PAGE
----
Pep Guardiola’s side claimed the Trophy with 98 points, just two fewer than the historic 100 they earned in 2017/18.
But even that haul was only one point more than Liverpool, who despite only one defeat all season ended as runners-up.
The top two's combined total of 195 points was also the most ever as City and Liverpool established unmatched levels in a title chase.
|Top goalscorer||22: Pierre-Emerick Aubameyang (ARS), Sadio Mane (LIV), Mohamed Salah (LIV)|
|Most assists||15: Eden Hazard (CHE)|
|Most goals||95: Manchester City|
|Most clean sheets||21: Liverpool|
|Player of the Season||Virgil van Dijk (LIV)|
|Manager of the Season||Pep Guardiola (MCI)|
|Goal of the Season||Andros Townsend (MCI v CRY)|
The season kicked off with Manchester United beating Leicester City 2-1 on the opening evening, while Man City started their title defence by handing new Arsenal head coach Unai Emery a 2-0 home defeat.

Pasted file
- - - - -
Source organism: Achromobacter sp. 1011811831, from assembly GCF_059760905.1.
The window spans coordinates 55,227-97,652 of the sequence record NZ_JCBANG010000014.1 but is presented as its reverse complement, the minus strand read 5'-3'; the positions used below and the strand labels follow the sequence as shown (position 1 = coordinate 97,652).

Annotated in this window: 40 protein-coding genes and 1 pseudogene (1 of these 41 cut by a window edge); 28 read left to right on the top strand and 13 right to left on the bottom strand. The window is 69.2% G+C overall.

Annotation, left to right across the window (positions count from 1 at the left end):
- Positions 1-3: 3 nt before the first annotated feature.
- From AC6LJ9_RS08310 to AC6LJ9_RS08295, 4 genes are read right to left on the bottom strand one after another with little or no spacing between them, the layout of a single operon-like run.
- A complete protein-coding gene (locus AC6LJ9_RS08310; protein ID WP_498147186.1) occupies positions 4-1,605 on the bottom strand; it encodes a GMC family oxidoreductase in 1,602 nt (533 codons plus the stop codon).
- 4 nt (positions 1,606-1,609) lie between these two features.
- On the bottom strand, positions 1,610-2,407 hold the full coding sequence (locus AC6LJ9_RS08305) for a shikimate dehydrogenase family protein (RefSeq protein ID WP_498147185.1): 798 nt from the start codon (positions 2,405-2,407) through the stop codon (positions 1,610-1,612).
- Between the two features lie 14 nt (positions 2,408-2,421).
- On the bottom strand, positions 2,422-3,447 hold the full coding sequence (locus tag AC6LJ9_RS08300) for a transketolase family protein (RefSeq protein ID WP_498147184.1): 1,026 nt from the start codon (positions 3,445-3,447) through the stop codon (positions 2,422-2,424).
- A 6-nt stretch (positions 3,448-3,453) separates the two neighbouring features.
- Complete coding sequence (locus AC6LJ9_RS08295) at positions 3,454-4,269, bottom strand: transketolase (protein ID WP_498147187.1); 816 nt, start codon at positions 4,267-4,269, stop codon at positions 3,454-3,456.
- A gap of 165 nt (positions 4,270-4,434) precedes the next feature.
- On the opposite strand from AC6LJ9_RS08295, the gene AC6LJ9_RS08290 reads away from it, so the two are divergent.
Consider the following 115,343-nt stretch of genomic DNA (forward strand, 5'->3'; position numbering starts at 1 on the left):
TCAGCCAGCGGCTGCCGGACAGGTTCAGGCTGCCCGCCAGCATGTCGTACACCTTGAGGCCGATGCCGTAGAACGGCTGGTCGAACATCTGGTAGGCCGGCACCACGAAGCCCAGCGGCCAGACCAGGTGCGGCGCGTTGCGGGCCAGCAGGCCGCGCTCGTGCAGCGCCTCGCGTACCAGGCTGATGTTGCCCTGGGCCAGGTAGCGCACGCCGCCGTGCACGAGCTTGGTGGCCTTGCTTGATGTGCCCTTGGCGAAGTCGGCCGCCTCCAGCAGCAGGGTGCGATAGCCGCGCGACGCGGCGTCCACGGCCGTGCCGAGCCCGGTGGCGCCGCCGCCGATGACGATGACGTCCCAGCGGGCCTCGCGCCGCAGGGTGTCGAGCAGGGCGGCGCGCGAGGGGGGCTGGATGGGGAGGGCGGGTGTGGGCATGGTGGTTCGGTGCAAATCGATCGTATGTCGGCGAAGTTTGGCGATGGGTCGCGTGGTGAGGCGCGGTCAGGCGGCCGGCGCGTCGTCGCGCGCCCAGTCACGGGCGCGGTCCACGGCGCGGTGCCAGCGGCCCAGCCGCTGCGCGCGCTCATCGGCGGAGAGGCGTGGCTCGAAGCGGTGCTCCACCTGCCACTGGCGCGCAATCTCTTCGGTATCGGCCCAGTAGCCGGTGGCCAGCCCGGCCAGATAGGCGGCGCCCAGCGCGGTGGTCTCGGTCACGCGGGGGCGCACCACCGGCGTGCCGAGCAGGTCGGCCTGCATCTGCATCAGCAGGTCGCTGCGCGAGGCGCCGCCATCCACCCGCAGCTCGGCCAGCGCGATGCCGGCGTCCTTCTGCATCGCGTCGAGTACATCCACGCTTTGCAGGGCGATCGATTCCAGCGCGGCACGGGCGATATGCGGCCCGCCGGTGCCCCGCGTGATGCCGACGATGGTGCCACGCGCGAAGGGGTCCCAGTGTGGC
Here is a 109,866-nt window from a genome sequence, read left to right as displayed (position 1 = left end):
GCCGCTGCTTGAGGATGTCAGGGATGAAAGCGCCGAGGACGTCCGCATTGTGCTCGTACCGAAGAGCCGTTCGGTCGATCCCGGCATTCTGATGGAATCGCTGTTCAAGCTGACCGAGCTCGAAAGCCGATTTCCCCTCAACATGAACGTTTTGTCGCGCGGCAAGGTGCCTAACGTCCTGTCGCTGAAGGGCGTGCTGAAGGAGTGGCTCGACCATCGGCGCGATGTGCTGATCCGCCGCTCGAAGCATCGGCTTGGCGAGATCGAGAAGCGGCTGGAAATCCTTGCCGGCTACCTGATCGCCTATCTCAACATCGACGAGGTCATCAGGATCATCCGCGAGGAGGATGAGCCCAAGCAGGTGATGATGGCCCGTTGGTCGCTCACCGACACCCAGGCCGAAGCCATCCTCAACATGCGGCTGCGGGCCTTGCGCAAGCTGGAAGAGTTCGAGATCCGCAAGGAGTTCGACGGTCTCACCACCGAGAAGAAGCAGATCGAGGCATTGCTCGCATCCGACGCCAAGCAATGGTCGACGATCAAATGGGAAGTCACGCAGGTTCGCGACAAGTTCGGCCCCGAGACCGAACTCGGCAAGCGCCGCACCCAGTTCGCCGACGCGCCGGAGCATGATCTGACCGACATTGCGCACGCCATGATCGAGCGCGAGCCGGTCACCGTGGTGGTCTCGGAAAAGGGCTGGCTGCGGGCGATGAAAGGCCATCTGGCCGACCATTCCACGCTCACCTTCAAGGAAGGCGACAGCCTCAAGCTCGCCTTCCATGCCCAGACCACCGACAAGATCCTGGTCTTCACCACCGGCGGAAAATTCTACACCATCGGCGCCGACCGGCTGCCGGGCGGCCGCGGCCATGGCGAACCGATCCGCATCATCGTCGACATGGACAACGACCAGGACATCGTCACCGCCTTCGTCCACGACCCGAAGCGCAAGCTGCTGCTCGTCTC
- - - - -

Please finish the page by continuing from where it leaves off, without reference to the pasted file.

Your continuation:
Arsene Wenger’s successor then suffered a 3-2 loss at Chelsea, who were operating under a new head coach of their own, Maurizio Sarri. But Emery then oversaw a 14-match unbeaten league run.
The first showdown between Liverpool and Man City in October ended goalless at Anfield, as the visitors' summer signing Riyad Mahrez missed a late penalty.
Chelsea were among the early pacesetters as Sarri became the first ever manager to remain unbeaten throughout his first 12 Premier League matches.
The Italian also handed Man City their first loss of the season, winning 2-0 at Stamford Bridge in December.
That was part of a run of three defeats in four matches for the champions, who were shocked by Andros Towsend’s Goal of the Season in a 3-2 home defeat by Crystal Palace, before Leicester City beat them 2-1.
Liverpool capitalised with a nine-match winning streak to move seven points clear at the top of the table at the end of 2018. That run included a 3-1 home success against Man Utd that turned out to be Jose Mourinho’s last match in charge at Old Trafford.